It is also sanitary when adequately sealed, heat-resistant and gorgeous when mixed with other surfaces. It’s always assumed butcher block is the best way to go, but maple, cherry, mahogany, and madrone are quite popular options too.
The cost of wood countertops ranges from $30-$100 per square foot.
Soapstone is a surface that you don’t hear frequently about, but it can be a cool option. It is dense and non-porous. But it’s susceptible to scratches and knicks.
Small imperfections on your soapstone countertop can typically be buffed out by sandpaper. There isn’t a wide selection, as it is found in only gray tones and varied veining patterns.
In terms of maintenance, experts recommend applying mineral oil occasionally to help disguise small scratches. You can leave it out to age naturally or sealed for a darker, richer look.
You can expect to pay $50 per square foot or upwards for your desired soapstone countertop.
Quartz V/S Quartzite
The difference between these two top-rated options is minimal but evident. Let’s talk about quartz first.
Quartz is an engineered material that is heat, scratch, stain, acid, and impact resistant. It comes in a ton of options and colors. The pattern on quartz can be consistent throughout, which will give a more uniform look. To add to this, you don’t need to reseal it every year.
Quartz is a super durable material that has become a popular choice for kitchen countertops. It is super practical, durable, and easy-to-maintain, making it a favorite for families with young children, pets, or pure love for wine.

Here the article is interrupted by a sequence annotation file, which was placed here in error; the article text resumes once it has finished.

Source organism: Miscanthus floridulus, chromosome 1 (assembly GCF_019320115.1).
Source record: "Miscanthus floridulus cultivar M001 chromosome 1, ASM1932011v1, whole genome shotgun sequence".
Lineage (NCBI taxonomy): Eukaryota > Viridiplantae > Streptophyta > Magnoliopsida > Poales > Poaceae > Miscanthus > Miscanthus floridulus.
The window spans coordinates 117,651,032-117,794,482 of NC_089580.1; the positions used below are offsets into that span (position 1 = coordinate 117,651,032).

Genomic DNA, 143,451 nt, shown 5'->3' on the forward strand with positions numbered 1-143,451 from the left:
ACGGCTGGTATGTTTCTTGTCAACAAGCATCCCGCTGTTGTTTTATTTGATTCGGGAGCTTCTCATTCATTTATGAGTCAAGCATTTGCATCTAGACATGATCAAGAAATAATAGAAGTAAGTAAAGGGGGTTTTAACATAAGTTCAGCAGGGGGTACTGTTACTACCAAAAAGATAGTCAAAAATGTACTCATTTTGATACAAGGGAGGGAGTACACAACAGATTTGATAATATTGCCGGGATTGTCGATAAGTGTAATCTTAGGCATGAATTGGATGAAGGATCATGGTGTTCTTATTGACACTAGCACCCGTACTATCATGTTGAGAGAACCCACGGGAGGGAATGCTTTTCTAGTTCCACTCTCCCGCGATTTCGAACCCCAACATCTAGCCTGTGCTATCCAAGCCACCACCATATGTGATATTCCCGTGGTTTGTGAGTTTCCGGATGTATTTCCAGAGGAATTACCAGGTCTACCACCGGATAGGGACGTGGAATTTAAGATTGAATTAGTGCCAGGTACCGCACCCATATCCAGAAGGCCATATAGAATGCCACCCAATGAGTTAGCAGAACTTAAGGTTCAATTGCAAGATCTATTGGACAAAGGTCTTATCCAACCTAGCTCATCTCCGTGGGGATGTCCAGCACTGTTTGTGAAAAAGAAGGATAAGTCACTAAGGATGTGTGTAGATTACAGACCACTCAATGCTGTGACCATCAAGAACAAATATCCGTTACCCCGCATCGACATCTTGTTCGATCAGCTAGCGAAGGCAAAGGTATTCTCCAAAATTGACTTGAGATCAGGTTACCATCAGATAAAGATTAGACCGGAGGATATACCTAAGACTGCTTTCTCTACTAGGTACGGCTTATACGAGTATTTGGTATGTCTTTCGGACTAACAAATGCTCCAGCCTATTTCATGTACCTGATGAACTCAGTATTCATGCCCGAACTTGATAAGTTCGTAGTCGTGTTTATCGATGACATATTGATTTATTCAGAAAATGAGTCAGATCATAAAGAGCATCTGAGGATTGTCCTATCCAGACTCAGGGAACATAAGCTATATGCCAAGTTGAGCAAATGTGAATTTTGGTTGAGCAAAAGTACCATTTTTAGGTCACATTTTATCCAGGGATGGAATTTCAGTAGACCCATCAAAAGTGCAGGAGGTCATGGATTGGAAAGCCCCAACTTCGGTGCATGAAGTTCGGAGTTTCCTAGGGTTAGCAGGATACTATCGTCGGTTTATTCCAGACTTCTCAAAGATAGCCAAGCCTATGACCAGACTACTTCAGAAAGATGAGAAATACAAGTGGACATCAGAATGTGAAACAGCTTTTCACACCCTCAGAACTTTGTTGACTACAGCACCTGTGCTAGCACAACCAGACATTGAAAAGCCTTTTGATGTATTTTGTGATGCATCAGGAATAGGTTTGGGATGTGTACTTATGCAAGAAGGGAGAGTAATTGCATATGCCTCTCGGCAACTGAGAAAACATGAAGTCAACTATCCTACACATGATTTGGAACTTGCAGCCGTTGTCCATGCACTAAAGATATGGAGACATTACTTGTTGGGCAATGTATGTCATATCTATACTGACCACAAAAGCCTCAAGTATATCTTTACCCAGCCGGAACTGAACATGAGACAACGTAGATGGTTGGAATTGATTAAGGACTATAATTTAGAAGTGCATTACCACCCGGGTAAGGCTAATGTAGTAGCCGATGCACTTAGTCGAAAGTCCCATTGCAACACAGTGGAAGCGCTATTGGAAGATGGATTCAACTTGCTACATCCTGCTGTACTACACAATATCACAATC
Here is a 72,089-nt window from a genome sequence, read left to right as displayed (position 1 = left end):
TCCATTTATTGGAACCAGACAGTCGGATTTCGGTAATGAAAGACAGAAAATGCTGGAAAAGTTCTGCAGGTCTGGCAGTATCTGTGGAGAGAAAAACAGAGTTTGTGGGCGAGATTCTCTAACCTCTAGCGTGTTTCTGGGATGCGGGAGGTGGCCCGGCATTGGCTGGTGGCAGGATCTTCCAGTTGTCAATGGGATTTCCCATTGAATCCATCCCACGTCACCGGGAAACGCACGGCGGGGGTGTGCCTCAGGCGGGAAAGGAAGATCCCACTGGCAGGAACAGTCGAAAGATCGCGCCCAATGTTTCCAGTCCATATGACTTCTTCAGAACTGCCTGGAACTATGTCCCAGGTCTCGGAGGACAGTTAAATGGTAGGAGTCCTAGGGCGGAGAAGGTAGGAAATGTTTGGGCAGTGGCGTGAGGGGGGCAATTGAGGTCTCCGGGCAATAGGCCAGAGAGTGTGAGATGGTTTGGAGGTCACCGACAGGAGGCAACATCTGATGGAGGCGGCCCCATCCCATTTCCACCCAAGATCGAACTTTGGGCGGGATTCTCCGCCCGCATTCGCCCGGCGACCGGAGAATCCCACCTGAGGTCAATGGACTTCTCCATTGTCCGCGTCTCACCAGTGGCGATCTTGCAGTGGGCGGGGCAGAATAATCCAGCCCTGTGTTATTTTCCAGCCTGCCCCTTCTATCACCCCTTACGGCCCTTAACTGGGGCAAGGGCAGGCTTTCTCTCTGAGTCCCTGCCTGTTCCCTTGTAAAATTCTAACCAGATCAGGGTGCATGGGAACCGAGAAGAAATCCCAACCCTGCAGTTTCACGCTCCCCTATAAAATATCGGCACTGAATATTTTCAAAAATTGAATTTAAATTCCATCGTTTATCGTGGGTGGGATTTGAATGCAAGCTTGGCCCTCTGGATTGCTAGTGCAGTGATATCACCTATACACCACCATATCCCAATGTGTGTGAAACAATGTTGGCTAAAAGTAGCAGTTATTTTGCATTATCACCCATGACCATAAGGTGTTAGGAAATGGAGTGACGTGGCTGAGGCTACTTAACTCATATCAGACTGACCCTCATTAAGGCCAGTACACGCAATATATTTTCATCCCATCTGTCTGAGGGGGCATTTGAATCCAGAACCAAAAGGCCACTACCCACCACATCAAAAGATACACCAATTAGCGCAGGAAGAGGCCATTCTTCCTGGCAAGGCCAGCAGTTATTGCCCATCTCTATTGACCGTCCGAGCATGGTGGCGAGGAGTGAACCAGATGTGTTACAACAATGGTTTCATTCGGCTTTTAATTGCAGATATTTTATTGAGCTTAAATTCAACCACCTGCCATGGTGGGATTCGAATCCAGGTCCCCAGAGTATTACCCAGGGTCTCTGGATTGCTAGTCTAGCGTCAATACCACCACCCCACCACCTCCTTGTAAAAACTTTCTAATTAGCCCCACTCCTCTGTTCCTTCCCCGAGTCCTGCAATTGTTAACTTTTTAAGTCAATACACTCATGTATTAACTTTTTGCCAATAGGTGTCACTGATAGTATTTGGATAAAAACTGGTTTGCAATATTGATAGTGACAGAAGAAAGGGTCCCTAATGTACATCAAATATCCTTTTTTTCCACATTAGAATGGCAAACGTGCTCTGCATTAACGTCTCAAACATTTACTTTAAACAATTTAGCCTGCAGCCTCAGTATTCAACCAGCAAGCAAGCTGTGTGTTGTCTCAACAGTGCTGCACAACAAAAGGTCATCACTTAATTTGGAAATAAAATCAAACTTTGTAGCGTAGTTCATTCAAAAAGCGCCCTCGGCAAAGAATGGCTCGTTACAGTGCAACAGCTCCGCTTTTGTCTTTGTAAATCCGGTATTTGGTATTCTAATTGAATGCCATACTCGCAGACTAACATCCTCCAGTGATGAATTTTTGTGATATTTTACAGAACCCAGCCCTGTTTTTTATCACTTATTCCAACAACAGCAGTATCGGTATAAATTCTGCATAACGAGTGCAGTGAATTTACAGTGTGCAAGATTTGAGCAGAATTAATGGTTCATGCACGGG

Quartz countertops are made with 93% crushed natural quartz blended with color pigments and plastic resin. The cost starts around $70 per square foot or more.
On the other hand, quartzite is an all-natural stone that needs to be sealed and resealed every 6-12 months. This surface is available in a variety of colors, tones and variances, and veining. However, it is more expensive and high-maintenance than quartz.
Concrete is an excellent option from all kitchen countertop options if you want a more rustic, industrial look. It’s incredibly versatile and can take on different colors and looks.
You can also pour concrete countertops in a place or fabricated off-site and installed later. If you do choose concrete, you should prepare to pay a hundred dollars or more per square foot.
That being said, it is water, heat, and stain-resistant when sealed. They’re also highly customizable in thickness, edges, and colors.
If you’re looking for a budget-friendly countertop or a retro look, a simple laminate keeps the cost in line with prices beginning around just $15.
This material is fairly durable but not heat-resistant, making it ideal for a laundry room or bathroom. However, homeowners still choose laminate countertops, as it can mimic various natural stones and wood designs.
Here you need to be mindful not to stain, scourge, chip, or scratch the material. Installation is pretty quick, which helps in keeping the cost down.
With all these kitchen countertop options in the market, it’s tough to know which material is the best for you and your family. In the end, the decision is highly subjective and should be based on your personal preferences, budget, and kitchen design.